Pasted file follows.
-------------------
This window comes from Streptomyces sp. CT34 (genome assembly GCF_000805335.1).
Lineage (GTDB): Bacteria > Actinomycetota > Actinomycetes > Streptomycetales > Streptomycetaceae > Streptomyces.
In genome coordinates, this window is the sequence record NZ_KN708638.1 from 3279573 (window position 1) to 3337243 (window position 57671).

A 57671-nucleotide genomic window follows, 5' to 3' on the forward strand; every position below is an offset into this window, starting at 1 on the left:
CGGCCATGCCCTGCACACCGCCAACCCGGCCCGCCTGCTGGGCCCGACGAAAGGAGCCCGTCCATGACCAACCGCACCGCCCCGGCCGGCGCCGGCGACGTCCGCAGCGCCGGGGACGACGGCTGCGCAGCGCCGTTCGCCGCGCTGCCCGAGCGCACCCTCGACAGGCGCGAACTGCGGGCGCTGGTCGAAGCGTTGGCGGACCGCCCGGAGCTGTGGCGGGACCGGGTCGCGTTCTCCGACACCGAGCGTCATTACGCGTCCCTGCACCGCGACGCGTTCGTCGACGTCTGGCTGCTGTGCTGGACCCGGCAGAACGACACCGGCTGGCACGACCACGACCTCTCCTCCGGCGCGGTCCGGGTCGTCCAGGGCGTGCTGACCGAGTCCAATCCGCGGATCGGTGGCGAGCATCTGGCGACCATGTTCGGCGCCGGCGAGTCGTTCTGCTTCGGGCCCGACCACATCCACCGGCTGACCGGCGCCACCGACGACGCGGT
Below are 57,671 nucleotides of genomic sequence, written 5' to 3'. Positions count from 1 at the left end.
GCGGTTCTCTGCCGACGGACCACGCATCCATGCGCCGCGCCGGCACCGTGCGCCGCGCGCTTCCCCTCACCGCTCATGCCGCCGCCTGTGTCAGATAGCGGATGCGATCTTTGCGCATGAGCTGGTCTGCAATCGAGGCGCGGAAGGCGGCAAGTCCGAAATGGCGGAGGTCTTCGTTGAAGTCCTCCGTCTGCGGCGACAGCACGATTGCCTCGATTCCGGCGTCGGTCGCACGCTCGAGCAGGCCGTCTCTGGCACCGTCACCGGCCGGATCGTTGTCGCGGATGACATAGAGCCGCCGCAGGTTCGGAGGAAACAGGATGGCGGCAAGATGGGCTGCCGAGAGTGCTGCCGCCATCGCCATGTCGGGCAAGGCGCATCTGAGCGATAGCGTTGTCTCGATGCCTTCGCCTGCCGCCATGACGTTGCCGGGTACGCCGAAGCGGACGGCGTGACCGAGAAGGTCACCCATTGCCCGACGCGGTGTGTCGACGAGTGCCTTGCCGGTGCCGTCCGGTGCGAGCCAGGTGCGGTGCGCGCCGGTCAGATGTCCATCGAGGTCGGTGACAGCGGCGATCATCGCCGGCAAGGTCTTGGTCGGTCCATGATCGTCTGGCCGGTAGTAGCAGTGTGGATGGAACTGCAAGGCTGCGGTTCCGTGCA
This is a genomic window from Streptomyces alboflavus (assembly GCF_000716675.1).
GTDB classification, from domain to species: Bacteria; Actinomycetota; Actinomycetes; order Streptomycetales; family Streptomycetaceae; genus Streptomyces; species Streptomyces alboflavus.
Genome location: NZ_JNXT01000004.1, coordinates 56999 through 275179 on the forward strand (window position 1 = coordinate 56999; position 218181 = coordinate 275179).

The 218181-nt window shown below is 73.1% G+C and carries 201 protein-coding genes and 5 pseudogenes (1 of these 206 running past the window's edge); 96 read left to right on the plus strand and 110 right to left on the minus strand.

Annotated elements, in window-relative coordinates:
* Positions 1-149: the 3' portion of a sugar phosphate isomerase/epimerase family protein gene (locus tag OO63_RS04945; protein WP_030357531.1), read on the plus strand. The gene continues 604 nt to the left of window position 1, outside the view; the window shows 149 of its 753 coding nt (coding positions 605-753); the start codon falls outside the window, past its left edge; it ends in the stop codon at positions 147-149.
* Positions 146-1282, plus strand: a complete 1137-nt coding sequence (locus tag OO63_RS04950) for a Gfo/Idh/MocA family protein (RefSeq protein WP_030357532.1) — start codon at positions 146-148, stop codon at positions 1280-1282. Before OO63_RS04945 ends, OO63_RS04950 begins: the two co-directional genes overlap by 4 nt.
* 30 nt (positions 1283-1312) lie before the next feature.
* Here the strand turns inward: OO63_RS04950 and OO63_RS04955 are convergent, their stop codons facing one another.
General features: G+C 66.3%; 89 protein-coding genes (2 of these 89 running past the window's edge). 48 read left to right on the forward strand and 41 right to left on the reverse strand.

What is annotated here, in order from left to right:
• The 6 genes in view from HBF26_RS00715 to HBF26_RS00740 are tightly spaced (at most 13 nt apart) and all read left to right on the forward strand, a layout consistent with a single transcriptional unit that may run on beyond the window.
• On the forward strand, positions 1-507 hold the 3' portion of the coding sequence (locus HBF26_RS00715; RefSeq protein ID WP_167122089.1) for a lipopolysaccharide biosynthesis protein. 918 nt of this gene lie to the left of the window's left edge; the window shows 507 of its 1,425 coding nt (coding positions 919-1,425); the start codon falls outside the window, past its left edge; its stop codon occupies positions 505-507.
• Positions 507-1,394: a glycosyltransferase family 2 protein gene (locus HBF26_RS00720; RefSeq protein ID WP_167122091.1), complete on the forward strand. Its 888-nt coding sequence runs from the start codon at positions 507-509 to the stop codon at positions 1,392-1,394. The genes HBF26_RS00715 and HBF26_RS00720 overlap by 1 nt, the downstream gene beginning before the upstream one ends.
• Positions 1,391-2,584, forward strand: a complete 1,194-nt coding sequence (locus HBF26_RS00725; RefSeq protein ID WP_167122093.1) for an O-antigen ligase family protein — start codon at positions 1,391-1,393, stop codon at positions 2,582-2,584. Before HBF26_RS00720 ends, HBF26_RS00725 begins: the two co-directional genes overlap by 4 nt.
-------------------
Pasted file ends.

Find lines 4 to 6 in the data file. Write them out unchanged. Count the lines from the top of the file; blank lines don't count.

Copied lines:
A 57671-nucleotide genomic window follows, 5' to 3' on the forward strand; every position below is an offset into this window, starting at 1 on the left:
CGGCCATGCCCTGCACACCGCCAACCCGGCCCGCCTGCTGGGCCCGACGAAAGGAGCCCGTCCATGACCAACCGCACCGCCCCGGCCGGCGCCGGCGACGTCCGCAGCGCCGGGGACGACGGCTGCGCAGCGCCGTTCGCCGCGCTGCCCGAGCGCACCCTCGACAGGCGCGAACTGCGGGCGCTGGTCGAAGCGTTGGCGGACCGCCCGGAGCTGTGGCGGGACCGGGTCGCGTTCTCCGACACCGAGCGTCATTACGCGTCCCTGCACCGCGACGCGTTCGTCGACGTCTGGCTGCTGTGCTGGACCCGGCAGAACGACACCGGCTGGCACGACCACGACCTCTCCTCCGGCGCGGTCCGGGTCGTCCAGGGCGTGCTGACCGAGTCCAATCCGCGGATCGGTGGCGAGCATCTGGCGACCATGTTCGGCGCCGGCGAGTCGTTCTGCTTCGGGCCCGACCACATCCACCGGCTGACCGGCGCCACCGACGACGCGGT
Below are 57,671 nucleotides of genomic sequence, written 5' to 3'. Positions count from 1 at the left end.